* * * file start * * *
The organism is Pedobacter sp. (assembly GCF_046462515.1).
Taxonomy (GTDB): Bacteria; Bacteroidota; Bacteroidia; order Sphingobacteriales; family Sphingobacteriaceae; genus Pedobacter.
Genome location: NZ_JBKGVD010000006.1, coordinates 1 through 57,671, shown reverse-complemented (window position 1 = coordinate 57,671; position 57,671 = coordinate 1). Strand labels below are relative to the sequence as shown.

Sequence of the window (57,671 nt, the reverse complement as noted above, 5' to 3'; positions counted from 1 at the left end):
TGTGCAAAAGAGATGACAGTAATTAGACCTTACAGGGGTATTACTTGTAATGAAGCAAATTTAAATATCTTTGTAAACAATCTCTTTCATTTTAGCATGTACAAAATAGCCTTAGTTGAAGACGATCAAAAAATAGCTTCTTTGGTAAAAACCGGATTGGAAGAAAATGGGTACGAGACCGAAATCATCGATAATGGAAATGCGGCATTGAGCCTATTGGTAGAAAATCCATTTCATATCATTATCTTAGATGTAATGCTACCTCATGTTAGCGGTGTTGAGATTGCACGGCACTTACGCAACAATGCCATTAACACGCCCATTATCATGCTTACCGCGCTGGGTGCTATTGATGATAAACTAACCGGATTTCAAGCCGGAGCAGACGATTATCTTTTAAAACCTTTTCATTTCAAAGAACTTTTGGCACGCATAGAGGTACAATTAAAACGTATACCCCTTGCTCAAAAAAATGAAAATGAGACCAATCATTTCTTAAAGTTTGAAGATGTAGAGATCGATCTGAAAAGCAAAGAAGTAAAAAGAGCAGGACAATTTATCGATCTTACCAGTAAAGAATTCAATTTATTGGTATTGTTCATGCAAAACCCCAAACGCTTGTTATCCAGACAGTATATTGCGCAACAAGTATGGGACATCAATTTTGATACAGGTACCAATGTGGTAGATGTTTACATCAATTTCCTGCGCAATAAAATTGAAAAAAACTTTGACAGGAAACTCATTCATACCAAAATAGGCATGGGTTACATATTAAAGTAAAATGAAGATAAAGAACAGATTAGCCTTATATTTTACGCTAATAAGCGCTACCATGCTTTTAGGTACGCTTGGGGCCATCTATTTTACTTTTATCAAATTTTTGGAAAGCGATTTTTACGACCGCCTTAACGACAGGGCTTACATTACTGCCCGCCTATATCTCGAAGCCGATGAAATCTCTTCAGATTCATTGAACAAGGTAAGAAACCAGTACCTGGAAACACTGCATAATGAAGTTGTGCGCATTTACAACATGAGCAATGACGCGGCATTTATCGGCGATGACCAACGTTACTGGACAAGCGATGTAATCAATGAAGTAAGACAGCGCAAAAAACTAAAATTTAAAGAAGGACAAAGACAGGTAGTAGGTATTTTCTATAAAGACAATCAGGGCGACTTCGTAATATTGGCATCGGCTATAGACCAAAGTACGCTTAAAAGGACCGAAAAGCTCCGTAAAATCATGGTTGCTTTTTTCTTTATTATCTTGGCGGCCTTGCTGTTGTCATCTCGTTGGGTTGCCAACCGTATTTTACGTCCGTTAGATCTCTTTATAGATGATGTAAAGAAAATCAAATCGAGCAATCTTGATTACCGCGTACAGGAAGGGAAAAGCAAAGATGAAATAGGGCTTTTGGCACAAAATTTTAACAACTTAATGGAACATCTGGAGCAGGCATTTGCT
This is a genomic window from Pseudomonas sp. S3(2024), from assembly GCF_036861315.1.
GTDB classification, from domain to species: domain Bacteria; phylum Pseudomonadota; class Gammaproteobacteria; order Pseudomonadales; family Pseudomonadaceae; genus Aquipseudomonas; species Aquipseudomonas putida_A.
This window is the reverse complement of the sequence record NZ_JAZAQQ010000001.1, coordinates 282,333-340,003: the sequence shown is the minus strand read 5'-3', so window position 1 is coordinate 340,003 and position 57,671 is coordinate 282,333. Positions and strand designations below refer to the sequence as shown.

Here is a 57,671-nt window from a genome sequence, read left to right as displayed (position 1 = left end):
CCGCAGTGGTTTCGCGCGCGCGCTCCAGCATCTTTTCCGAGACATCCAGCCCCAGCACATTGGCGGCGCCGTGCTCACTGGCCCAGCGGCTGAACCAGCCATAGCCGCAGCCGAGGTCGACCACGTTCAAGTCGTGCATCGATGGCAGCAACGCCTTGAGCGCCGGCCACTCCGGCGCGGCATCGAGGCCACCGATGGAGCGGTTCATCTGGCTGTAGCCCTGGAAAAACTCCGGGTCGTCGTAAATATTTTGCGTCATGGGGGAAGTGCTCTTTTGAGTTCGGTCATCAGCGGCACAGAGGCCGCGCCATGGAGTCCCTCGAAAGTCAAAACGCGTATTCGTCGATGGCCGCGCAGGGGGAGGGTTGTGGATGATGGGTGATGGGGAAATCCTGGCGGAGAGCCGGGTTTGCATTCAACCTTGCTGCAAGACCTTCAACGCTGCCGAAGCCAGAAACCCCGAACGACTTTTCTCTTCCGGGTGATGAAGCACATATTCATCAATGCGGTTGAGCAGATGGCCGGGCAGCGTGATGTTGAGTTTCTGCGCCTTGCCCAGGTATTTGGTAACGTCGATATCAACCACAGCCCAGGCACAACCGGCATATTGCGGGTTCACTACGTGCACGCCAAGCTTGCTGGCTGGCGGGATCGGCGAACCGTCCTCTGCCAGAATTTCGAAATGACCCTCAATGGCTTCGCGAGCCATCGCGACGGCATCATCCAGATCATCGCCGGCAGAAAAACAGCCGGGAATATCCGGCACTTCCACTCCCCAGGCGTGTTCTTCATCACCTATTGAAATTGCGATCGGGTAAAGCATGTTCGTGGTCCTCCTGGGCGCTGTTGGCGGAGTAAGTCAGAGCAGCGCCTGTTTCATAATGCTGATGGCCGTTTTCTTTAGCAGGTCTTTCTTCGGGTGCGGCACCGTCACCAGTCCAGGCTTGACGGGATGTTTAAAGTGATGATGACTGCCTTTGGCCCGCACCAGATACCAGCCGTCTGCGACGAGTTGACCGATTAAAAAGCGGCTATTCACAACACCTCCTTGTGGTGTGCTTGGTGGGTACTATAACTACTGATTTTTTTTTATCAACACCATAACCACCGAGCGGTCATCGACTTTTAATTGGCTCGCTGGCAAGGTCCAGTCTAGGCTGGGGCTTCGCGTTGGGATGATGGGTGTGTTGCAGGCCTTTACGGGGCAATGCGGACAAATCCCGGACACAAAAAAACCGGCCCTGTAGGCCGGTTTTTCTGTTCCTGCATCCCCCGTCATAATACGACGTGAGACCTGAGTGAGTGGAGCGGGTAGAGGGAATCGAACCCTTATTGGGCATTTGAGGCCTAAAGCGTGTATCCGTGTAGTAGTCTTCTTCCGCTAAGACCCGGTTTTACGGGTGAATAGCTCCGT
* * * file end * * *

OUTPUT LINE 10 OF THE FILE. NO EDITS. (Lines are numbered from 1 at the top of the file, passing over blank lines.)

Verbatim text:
CCGCAGTGGTTTCGCGCGCGCGCTCCAGCATCTTTTCCGAGACATCCAGCCCCAGCACATTGGCGGCGCCGTGCTCACTGGCCCAGCGGCTGAACCAGCCATAGCCGCAGCCGAGGTCGACCACGTTCAAGTCGTGCATCGATGGCAGCAACGCCTTGAGCGCCGGCCACTCCGGCGCGGCATCGAGGCCACCGATGGAGCGGTTCATCTGGCTGTAGCCCTGGAAAAACTCCGGGTCGTCGTAAATATTTTGCGTCATGGGGGAAGTGCTCTTTTGAGTTCGGTCATCAGCGGCACAGAGGCCGCGCCATGGAGTCCCTCGAAAGTCAAAACGCGTATTCGTCGATGGCCGCGCAGGGGGAGGGTTGTGGATGATGGGTGATGGGGAAATCCTGGCGGAGAGCCGGGTTTGCATTCAACCTTGCTGCAAGACCTTCAACGCTGCCGAAGCCAGAAACCCCGAACGACTTTTCTCTTCCGGGTGATGAAGCACATATTCATCAATGCGGTTGAGCAGATGGCCGGGCAGCGTGATGTTGAGTTTCTGCGCCTTGCCCAGGTATTTGGTAACGTCGATATCAACCACAGCCCAGGCACAACCGGCATATTGCGGGTTCACTACGTGCACGCCAAGCTTGCTGGCTGGCGGGATCGGCGAACCGTCCTCTGCCAGAATTTCGAAATGACCCTCAATGGCTTCGCGAGCCATCGCGACGGCATCATCCAGATCATCGCCGGCAGAAAAACAGCCGGGAATATCCGGCACTTCCACTCCCCAGGCGTGTTCTTCATCACCTATTGAAATTGCGATCGGGTAAAGCATGTTCGTGGTCCTCCTGGGCGCTGTTGGCGGAGTAAGTCAGAGCAGCGCCTGTTTCATAATGCTGATGGCCGTTTTCTTTAGCAGGTCTTTCTTCGGGTGCGGCACCGTCACCAGTCCAGGCTTGACGGGATGTTTAAAGTGATGATGACTGCCTTTGGCCCGCACCAGATACCAGCCGTCTGCGACGAGTTGACCGATTAAAAAGCGGCTATTCACAACACCTCCTTGTGGTGTGCTTGGTGGGTACTATAACTACTGATTTTTTTTTATCAACACCATAACCACCGAGCGGTCATCGACTTTTAATTGGCTCGCTGGCAAGGTCCAGTCTAGGCTGGGGCTTCGCGTTGGGATGATGGGTGTGTTGCAGGCCTTTACGGGGCAATGCGGACAAATCCCGGACACAAAAAAACCGGCCCTGTAGGCCGGTTTTTCTGTTCCTGCATCCCCCGTCATAATACGACGTGAGACCTGAGTGAGTGGAGCGGGTAGAGGGAATCGAACCCTTATTGGGCATTTGAGGCCTAAAGCGTGTATCCGTGTAGTAGTCTTCTTCCGCTAAGACCCGGTTTTACGGGTGAATAGCTCCGT